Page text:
Can I use a bitter spray to stop my dog from licking its wound?

Yes, the bitter spray is particularly designed for dogs to prevent them to lick their wounds. This spray contains a substance that tastes bitter and also smells bad. Therefore, dogs avoid licking that particular area because of its bad smell and bitter taste.

How long should I keep my dog from licking the wound?

You need to prevent your dog from licking the wound until it gets fully healed. The healing process varies by what kind of wound it is. It can take some weeks or months. It is better if you consult your vet about it.

Final Thoughts

I hope you understand how to stop dogs from licking wounds without a collar and why it is necessary. It is necessary to prevent your dog from licking its wound as there are more disadvantages than benefits of licking its wound. But before you apply any method to prevent your dog to lick the wound, you should consult your vet.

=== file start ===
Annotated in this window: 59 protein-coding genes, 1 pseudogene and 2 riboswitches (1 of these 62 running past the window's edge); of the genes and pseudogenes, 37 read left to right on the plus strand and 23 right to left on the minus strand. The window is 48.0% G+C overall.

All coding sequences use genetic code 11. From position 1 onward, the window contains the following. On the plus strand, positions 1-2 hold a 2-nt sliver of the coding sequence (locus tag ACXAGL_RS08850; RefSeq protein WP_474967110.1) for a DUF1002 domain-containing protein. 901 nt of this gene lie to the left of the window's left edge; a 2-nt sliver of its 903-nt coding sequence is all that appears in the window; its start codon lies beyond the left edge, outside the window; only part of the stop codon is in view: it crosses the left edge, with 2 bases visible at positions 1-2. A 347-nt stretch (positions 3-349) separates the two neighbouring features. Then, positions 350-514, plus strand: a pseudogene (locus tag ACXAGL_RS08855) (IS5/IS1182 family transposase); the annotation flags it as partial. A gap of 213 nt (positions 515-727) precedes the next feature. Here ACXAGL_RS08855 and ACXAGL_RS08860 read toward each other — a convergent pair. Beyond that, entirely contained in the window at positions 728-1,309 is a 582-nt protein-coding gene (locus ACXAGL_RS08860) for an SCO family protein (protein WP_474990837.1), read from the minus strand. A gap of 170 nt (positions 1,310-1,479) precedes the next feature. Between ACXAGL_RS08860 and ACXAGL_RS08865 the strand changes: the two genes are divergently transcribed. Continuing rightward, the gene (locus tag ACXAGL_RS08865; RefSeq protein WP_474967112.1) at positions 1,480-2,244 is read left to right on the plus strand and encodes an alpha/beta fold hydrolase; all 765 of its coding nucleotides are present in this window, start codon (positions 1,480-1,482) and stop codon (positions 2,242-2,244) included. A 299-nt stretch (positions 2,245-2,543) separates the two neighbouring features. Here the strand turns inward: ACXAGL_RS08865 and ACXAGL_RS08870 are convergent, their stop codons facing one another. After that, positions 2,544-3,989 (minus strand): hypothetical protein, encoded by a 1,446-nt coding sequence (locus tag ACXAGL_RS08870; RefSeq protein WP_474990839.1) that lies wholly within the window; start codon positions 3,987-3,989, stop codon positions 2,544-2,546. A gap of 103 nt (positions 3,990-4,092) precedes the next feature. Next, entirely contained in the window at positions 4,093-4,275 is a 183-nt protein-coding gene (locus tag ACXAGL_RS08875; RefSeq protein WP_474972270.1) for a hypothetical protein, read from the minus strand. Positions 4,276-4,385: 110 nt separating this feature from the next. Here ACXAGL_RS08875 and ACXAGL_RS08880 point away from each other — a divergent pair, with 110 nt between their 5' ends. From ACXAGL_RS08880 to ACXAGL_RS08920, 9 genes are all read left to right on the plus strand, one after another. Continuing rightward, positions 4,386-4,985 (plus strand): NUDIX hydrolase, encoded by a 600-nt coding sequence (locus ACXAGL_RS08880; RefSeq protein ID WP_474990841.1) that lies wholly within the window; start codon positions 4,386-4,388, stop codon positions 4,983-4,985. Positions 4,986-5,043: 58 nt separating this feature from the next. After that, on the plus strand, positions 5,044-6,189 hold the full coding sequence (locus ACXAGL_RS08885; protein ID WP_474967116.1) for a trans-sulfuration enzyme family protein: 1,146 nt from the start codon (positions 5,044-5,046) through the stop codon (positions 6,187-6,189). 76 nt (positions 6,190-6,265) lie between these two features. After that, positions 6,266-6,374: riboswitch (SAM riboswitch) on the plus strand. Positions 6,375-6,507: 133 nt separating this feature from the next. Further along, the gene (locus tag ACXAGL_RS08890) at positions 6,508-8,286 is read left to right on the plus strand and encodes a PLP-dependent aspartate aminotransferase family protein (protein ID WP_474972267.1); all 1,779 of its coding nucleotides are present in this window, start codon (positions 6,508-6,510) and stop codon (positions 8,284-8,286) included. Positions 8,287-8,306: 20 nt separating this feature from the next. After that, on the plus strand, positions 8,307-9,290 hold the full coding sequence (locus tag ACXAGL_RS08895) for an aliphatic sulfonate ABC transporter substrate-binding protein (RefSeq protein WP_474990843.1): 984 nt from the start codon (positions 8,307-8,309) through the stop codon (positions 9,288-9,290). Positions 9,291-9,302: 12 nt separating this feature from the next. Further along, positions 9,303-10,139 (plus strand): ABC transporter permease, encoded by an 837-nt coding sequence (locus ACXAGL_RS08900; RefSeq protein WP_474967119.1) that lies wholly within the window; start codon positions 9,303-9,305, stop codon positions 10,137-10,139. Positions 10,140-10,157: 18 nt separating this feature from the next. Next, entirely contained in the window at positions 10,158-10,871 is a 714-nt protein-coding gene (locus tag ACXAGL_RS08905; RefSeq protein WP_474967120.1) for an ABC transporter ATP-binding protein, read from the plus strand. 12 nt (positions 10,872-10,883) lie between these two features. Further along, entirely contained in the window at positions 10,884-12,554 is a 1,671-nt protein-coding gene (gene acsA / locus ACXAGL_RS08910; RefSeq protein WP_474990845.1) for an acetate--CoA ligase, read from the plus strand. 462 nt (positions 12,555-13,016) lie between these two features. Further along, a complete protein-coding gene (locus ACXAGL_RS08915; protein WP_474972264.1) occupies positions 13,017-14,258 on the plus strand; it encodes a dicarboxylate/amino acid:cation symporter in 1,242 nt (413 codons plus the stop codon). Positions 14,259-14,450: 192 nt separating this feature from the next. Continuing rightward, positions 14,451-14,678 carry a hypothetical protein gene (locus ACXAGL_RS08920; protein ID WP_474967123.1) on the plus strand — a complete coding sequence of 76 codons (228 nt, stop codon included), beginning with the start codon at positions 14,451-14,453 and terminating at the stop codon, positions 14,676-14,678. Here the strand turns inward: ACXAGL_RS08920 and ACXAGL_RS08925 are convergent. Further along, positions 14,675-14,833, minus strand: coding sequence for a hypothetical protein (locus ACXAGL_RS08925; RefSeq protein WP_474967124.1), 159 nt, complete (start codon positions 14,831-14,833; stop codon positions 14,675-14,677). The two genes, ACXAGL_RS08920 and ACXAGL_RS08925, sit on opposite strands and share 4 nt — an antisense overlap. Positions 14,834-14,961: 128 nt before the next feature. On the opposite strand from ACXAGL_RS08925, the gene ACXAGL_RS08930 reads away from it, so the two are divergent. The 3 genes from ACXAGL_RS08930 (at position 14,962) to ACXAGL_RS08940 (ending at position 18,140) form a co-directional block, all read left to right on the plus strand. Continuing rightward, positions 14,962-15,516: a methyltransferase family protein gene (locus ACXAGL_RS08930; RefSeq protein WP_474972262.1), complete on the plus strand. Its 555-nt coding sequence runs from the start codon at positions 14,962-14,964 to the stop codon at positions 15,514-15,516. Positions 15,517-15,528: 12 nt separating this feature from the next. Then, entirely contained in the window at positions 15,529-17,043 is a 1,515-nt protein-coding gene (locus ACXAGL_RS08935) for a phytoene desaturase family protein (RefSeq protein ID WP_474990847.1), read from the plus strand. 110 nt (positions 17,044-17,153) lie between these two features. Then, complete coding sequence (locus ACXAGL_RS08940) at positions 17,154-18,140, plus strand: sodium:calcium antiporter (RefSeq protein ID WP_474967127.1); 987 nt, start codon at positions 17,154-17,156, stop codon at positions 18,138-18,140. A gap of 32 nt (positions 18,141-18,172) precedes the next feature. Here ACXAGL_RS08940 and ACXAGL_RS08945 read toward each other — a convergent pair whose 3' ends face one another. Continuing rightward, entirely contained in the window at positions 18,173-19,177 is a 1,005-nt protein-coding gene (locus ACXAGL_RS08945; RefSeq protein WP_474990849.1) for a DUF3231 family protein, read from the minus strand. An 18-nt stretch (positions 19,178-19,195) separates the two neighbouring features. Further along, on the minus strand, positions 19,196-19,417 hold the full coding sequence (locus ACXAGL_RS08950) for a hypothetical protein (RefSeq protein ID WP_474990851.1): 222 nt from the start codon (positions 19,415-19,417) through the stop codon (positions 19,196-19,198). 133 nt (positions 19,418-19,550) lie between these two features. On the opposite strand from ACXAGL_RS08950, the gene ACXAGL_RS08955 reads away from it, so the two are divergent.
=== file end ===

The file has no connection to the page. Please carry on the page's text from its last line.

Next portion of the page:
Now whatever technique you use, you should constantly monitor your dog and if your method does not work then you should again ask your vet for more pieces of advice.


  1. Morandi, E. M., Pauzenberger, R., Tasch, C., Rieger, U. M., Pierer, G., & Djedovic, G. (2017). A small ‘lick’ will sink a great ship: Fulminant septicaemia after dog saliva wound treatment in an asplenic patient. International Wound Journal, 14(6), 1025-1028.
  2. Care of Open Wounds in Dogs | VCA Animal Hospital. (n.d.). Vca. Retrieved March 6, 2023, from
  3. First aid for cuts and grazes. (n.d.). PDSA. Retrieved March 6, 2023, from
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Jacob Kay
Jacob Kay is a Veterinary Advisor and Editor at WWD. He’s also a dog lover and has two pet dogs of his own. He has extensive knowledge in the field of veterinary medicine and is always happy to share his insights with others.